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Welsh language is crucial, says Cian Ciaran

Super Furry Animal’s Cian Ciaran talks about why Welsh matters and hits back at Cardiff Council for letting Welsh children down.

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For Cian, the Welsh language is part of everyday life. “I was brought up bilingually. My mother learned Welsh as she’s from Armagh. I use it daily with my family and friends and I speak it to my 16-month-old son,” he said.

But in 2000, the Welsh language was no private matter anymore. Super Furry Animals released a Welsh-language album, titled Mwng, which landed on number 11 on the national charts.

In the past, Cian noted the move was political and the message was loud and clear: Welsh is not a mythical language.

Now, Cian has decided to once again speak about the issue, after the council turned down Plaid Cymru’s motion to build a new Welsh Medium School.

“Language is a crucial feature of national and personal identity. It should not be seen as a problem and the council should do more than the minimum required,” he said. “I don’t think they are doing enough.

“Cardiff has a long history of this, Butetown and Tiger Bay is infamous. I think it was the first free black community in the western world and it should be proud of it!”

“The council have identified a number of sites to sell to private house developers, if they can build homes they can also build schools. Where there’s a will there’s a way. It’s political will that’s stopping us, not the lack of space.”

“Not affiliated with any party”

Photo: Cian Ciaran

Last month, Cian signed up a petition calling for a Welsh Medium School to be built in Grangetown.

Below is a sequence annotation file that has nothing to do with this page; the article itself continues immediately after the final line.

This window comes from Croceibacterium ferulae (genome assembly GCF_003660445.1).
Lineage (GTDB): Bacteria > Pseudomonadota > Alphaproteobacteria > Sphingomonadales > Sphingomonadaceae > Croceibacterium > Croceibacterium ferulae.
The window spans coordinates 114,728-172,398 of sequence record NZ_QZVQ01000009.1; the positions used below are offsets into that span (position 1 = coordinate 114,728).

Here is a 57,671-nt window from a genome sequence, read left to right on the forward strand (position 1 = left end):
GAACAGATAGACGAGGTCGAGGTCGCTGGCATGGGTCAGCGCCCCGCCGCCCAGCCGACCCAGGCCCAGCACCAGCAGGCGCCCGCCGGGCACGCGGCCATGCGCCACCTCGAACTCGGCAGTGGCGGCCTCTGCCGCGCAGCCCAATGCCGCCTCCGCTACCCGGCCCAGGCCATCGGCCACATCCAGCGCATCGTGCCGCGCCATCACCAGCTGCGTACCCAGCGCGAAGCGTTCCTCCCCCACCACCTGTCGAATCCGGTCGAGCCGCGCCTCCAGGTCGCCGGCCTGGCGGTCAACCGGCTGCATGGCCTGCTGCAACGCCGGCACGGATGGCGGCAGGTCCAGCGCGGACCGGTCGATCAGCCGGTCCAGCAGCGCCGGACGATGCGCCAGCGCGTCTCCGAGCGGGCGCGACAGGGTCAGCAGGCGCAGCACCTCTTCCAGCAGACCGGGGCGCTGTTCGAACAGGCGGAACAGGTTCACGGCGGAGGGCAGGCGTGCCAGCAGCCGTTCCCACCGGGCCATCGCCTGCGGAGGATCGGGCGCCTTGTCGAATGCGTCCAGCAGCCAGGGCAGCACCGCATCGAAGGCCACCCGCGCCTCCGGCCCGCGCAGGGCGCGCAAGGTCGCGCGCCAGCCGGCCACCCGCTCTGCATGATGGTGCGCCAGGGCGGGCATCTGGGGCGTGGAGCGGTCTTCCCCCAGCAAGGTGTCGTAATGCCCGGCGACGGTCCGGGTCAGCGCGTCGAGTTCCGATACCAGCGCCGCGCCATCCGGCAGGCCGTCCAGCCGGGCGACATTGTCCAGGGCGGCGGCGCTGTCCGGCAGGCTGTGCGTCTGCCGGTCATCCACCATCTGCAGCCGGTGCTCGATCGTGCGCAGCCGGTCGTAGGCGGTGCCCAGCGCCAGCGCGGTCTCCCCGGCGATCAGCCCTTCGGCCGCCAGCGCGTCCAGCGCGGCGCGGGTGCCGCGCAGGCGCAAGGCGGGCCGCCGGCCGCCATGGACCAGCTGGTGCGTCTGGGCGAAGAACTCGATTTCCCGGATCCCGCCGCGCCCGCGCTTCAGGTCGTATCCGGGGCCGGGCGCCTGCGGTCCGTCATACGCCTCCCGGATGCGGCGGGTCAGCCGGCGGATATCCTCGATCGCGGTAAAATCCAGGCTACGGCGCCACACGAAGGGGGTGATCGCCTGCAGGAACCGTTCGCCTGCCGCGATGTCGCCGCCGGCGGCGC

“I am not involved with Plaid Cymru or affiliate with any party,” he said when asked about the petition.  “I am speaking out for what I believe in as do many others.”

“[the] Welsh language should be something that should be cherished, nurtured and celebrated,” he said.

“The Welsh Not was used in the past to try and beat the language out of the Welsh nation and succeeded in some part, Cardiff I believe was 80 percent welsh speaking at the turn of the last century,” he added.

The petition has since gained over a 1000 signatures and many have promised to keep pushing for the new school in the area.

Cian, who has urged other to sign the petition, sounds determined to fight the battle.

“This article is part of bringing more awareness to what it at stake and to the fight ahead,” he said.

Photo: Cian Ciaran

Photo: Cian Ciaran

“We need people to understand the importance of bilingual education and the benefits it brings to Welsh and non-Welsh speakers alike. This isn’t something that should only be seen as a minority issue to satisfy the few.

“I think we could look to Catalonia as an example, to try and learn from. They are trying to undo what Franco did to their language and it seems to be working there. Not only does it promote your culture but it helps in education and the development of children something that in turn will benefit the country and society as a whole,” he added.

“Welsh has a part to play to give equal opportunities for all our children and for future generations to come.”

 

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